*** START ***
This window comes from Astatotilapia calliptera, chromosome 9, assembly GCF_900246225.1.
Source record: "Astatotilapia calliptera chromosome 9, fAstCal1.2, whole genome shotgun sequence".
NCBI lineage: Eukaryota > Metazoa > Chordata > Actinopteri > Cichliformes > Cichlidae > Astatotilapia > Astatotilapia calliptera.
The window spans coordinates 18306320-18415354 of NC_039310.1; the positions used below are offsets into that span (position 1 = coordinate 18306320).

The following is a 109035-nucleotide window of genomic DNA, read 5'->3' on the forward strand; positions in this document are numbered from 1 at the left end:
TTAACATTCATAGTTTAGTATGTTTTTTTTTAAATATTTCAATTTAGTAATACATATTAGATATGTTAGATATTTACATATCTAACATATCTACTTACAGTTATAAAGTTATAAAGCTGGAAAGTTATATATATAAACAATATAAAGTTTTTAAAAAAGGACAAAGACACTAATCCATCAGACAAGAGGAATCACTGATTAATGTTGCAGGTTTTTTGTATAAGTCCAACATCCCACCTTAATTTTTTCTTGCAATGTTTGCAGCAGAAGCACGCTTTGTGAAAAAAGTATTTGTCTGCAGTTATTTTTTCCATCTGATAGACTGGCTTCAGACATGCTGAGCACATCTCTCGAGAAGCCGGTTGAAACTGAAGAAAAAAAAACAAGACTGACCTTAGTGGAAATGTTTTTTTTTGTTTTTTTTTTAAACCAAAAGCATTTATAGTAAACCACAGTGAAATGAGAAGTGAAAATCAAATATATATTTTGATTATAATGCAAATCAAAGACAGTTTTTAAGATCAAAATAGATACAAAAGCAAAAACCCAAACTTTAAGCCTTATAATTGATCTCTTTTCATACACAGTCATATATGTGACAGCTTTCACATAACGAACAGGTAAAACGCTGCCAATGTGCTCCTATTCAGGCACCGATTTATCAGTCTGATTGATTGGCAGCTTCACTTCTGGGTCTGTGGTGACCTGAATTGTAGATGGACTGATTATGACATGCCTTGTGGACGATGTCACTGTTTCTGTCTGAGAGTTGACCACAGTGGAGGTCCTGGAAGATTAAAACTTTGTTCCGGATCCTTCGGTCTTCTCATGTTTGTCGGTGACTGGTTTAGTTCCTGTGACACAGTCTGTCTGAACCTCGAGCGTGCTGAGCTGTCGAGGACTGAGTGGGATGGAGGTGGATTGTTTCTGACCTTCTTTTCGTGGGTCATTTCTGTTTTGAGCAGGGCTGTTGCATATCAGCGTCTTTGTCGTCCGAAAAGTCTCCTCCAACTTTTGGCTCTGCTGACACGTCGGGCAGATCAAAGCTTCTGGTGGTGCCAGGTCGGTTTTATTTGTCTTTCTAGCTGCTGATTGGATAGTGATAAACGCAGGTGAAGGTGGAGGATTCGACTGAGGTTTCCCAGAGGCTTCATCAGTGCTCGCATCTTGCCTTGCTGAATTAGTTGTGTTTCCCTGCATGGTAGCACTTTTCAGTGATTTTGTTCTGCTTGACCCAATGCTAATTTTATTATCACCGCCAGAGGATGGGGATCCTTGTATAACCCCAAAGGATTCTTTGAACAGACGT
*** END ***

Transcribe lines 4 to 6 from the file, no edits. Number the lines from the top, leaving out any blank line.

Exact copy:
The window spans coordinates 18306320-18415354 of NC_039310.1; the positions used below are offsets into that span (position 1 = coordinate 18306320).

The following is a 109035-nucleotide window of genomic DNA, read 5'->3' on the forward strand; positions in this document are numbered from 1 at the left end:
TTAACATTCATAGTTTAGTATGTTTTTTTTTAAATATTTCAATTTAGTAATACATATTAGATATGTTAGATATTTACATATCTAACATATCTACTTACAGTTATAAAGTTATAAAGCTGGAAAGTTATATATATAAACAATATAAAGTTTTTAAAAAAGGACAAAGACACTAATCCATCAGACAAGAGGAATCACTGATTAATGTTGCAGGTTTTTTGTATAAGTCCAACATCCCACCTTAATTTTTTCTTGCAATGTTTGCAGCAGAAGCACGCTTTGTGAAAAAAGTATTTGTCTGCAGTTATTTTTTCCATCTGATAGACTGGCTTCAGACATGCTGAGCACATCTCTCGAGAAGCCGGTTGAAACTGAAGAAAAAAAAACAAGACTGACCTTAGTGGAAATGTTTTTTTTTGTTTTTTTTTTAAACCAAAAGCATTTATAGTAAACCACAGTGAAATGAGAAGTGAAAATCAAATATATATTTTGATTATAATGCAAATCAAAGACAGTTTTTAAGATCAAAATAGATACAAAAGCAAAAACCCAAACTTTAAGCCTTATAATTGATCTCTTTTCATACACAGTCATATATGTGACAGCTTTCACATAACGAACAGGTAAAACGCTGCCAATGTGCTCCTATTCAGGCACCGATTTATCAGTCTGATTGATTGGCAGCTTCACTTCTGGGTCTGTGGTGACCTGAATTGTAGATGGACTGATTATGACATGCCTTGTGGACGATGTCACTGTTTCTGTCTGAGAGTTGACCACAGTGGAGGTCCTGGAAGATTAAAACTTTGTTCCGGATCCTTCGGTCTTCTCATGTTTGTCGGTGACTGGTTTAGTTCCTGTGACACAGTCTGTCTGAACCTCGAGCGTGCTGAGCTGTCGAGGACTGAGTGGGATGGAGGTGGATTGTTTCTGACCTTCTTTTCGTGGGTCATTTCTGTTTTGAGCAGGGCTGTTGCATATCAGCGTCTTTGTCGTCCGAAAAGTCTCCTCCAACTTTTGGCTCTGCTGACACGTCGGGCAGATCAAAGCTTCTGGTGGTGCCAGGTCGGTTTTATTTGTCTTTCTAGCTGCTGATTGGATAGTGATAAACGCAGGTGAAGGTGGAGGATTCGACTGAGGTTTCCCAGAGGCTTCATCAGTGCTCGCATCTTGCCTTGCTGAATTAGTTGTGTTTCCCTGCATGGTAGCACTTTTCAGTGATTTTGTTCTGCTTGACCCAATGCTAATTTTATTATCACCGCCAGAGGATGGGGATCCTTGTATAACCCCAAAGGATTCTTTGAACAGACGT